I can get back with an XML file later. There's also an API that might be of interest.

Here's someone who blogged about that:

http://behindcompanies.com/2011/12/a-guide-to-backing-up-pin...

The question was asked if you can use your API endpoint URL (https://[pinboardusername]:[pinboardpassword]@api.pinboard.i...) straight into ifttt. Maciej confirmed that it should work, the problem is that you’re essentially storing your login credentials in a 3rd party service, and you don’t know if they’re storing and transmitting it securely.



Shouldn't be too terribly difficult to modify since all Pocket does is provide a list of URL's same as pinboard.


There is a PR with pinboard JSON support now.


This is cool.

Could you add an option to either add tagging, or separate the tagged items into folders?

e.g. "programming/", "docker/" etc, I often find myself digging through my Pocket archive trying to find that one article I found 6 months ago and it gets incredibly annoying


I like having the sites by timestamp because they're guaranteed to be unique, and it makes traversing them easy. I'd be happy to add a tag column to the index though, which you could use with Ctrl+F to find articles. https://github.com/pirate/pocket-archive-stream/issues/1


Now if only Chromium could learn to write WARC archives, then it would be on par! :)

Great project!


I've been thinking along those very same lines for a long time (this project makes me wish for more free time).

I have half a mind to fork this and add something like https://github.com/internetarchive/warcprox, or at the very least walk through the generated HTML and brute-force inline all assets as a first pass :)


I've been thinking I'd love to have a WARC archive of all my browsing. So many times sites I remember seeing have gone offline, and didn't get archived by the big services. Ideally this has to happen with browser cooperation, so it can save resources from complex dynamic pages, including responses to user action.

This must happen either in the browser or in a proxy like the linked warcprox, in order to catch everything. But the proxy solution is getting less practical every day with key pinning and HSTS.

Maybe a future firefox will have an option to export everything to WARC?


I would be very on-board with adding a warc exporting option. I also hate how Chrome tosses all history older than 3 months. Running an archiving proxy hooked up to archive.py would kill both birds with one stone.


Can one automate extensions through headless chrome ? then you might be able to trigger WarCreate instead (It will be more efficient to run the pocket export urls through WAIL though - this should give you the warcs you want)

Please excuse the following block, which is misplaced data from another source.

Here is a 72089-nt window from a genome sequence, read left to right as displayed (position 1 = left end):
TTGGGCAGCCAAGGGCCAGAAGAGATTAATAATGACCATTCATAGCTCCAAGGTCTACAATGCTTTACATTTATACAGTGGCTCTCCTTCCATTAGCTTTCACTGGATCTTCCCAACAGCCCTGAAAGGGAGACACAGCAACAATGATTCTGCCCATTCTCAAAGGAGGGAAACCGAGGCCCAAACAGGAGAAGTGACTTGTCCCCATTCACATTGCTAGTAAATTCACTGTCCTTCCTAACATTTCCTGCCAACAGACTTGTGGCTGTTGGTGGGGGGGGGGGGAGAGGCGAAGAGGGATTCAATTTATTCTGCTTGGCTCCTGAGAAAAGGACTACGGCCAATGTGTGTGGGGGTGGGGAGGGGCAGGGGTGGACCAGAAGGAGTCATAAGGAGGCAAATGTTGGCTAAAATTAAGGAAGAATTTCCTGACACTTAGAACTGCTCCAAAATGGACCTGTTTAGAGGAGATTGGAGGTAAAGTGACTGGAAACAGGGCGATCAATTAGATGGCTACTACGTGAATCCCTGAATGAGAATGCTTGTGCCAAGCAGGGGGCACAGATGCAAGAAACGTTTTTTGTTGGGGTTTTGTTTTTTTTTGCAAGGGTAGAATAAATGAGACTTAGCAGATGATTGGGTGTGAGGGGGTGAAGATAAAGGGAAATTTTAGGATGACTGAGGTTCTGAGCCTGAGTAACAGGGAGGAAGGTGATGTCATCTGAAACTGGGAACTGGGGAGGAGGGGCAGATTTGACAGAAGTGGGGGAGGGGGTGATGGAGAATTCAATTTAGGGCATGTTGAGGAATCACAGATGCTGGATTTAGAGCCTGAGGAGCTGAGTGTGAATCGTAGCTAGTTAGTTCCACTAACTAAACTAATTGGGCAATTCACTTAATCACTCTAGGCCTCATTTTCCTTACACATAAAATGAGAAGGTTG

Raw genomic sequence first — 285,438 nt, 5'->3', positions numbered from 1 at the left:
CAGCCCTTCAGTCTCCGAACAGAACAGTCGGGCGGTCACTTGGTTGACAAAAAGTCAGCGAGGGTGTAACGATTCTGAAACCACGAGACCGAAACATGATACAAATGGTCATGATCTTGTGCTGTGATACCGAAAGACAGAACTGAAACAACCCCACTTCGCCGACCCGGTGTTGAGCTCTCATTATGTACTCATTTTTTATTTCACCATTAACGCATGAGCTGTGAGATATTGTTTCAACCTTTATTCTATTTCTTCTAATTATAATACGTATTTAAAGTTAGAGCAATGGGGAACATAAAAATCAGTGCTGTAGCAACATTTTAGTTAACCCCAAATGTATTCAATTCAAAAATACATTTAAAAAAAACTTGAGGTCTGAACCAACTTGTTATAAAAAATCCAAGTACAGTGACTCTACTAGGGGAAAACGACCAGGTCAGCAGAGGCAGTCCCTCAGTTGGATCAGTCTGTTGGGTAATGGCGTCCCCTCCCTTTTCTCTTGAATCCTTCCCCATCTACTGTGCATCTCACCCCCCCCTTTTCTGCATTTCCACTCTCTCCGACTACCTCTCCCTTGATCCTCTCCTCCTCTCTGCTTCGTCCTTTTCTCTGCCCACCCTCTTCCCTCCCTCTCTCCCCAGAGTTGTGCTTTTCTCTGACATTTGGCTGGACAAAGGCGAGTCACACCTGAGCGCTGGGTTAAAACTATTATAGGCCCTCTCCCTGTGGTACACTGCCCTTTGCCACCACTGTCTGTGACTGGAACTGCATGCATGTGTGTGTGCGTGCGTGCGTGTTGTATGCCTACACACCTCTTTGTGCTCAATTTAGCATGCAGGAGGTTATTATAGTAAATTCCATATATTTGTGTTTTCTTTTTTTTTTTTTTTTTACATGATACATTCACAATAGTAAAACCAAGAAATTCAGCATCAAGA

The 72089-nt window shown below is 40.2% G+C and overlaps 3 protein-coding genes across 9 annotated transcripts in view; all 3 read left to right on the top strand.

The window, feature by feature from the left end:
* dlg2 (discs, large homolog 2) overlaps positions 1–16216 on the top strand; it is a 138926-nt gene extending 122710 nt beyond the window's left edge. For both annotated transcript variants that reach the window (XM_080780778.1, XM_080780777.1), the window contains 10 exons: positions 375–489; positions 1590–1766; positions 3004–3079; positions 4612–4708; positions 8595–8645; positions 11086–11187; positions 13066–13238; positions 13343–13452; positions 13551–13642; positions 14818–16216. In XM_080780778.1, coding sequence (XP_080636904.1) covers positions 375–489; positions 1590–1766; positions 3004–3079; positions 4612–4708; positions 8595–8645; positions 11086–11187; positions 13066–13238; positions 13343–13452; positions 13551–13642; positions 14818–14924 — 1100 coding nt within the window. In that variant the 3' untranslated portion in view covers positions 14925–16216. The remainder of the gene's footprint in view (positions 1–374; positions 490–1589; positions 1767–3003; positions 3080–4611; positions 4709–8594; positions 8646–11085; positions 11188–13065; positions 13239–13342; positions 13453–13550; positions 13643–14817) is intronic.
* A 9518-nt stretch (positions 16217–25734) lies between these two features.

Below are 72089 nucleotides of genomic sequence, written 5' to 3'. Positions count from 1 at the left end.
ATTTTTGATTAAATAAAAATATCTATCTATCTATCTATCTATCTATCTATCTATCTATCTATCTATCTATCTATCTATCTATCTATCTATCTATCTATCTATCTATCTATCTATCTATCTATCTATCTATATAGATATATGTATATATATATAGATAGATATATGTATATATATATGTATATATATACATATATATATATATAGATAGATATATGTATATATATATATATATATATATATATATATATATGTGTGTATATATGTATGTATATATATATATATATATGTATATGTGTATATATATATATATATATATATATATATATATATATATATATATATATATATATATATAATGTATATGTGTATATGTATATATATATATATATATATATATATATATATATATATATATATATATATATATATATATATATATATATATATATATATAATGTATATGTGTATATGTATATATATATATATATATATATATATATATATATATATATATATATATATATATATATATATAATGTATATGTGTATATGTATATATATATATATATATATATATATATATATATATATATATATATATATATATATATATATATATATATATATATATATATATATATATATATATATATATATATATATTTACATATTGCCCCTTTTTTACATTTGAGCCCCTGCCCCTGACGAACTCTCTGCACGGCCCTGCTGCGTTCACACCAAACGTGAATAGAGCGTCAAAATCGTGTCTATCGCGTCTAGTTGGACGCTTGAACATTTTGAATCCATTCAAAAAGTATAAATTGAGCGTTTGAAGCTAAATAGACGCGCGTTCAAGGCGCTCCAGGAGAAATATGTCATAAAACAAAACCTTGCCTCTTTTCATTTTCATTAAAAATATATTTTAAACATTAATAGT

Yeah, you can use the remote debugger protocol to make JS calls in the context of the page. https://chromedevtools.github.io/devtools-protocol/

Not sure if it's worth including in my script though, since WARCs aren't easily browseable (correct me if I'm wrong).


> Not sure if it's worth including in my script though, since WARCs aren't easily browseable (correct me if I'm wrong).

I've had good luck with WebArchivePlayer: https://github.com/ikreymer/webarchiveplayer


I didn't try myself, but I did a quick search and found this: http://www.archiveteam.org/index.php?title=The_WARC_Ecosyste...


Well, no, but on a Mac .webarchives are Spotlight indexable and make for a nice single-file archiving approach, and I might actually have some old code that tries to convert between the two...


Oh sweet, that's pretty nice.


Also, I've been hacking away at http://github.com/rcarmo/newsfeed-corpus for a bit. Hadn't thought of doing archival on everything, but having this tied in seems like a logical step ;)


Oh, and kudos for the awesome GitHub username :)


Or EML/MHT. It's the format the email programs use to store the HTML mail incl all pictures, JS, CSS, ... in one plain text file. IE 9-11 also supports that format (file -> save as...) but calls it MHT?


I wrote a Chrome extension that similarly saves copies of pages you bookmark: https://chrome.google.com/webstore/detail/backmark-back-up-t...


You see something is flawed in Redux at the point you have to pass strings (uppercase constants defined somewhere) around, import them in every file, pass them as identifiers of what you should do with each data.

Strings!


Did you comment on the wrong article by accident? https://news.ycombinator.com/item?id=14273549


Yes!

Thank you.


This seems neat, curious what are the use cases for this?


Slowing down the inevitable tide of https://en.wikipedia.org/wiki/Link_rot. When I cite blog posts or want to share sites that have gone down, I can swap out the links for my archived versions.


Why is archive.org or one of the other centralized web archives not suitable for that? They don't index the content you want to retain?


Never rely on others to care about things you need.


Archive.org is a single-point-of-failure, also they don't take PDFs and screenshots of fully-rendered sites with their JS-loaded content.


Would be cool to see this for Instapaper or Pinboard


My script should work with very minimal tweaking if you can get a list of urls + titles from those services.

Just one line of regex changes probably: https://github.com/pirate/pocket-archive-stream/blob/master/...


Just about what I was hoping to see in the comments, was the expected format of the input.

May I suggest including in the readme.md, a sample line of the Pocket export format/your input format?

Thanks for publishing!


I included a sample of the expected pocket list format in the repo: https://github.com/pirate/pocket-archive-stream/blob/master/...

And a comment next to the regex for parsing it: https://github.com/pirate/pocket-archive-stream/blob/master/...


This is great. All it needs is a Docker container and I'd be running it now (need to take some time aside this weekend to do that).


this is really cool! I always had in mind a project where you save every page you visit, and somehow expose them in the future to know what you visit and maybe remembering you important stuff based on some heuristic.


yes! thank you so much. Needed this badly.


You're welcome! I've been wanting to build this for ages but headless chrome finally inspired me to actually finish it.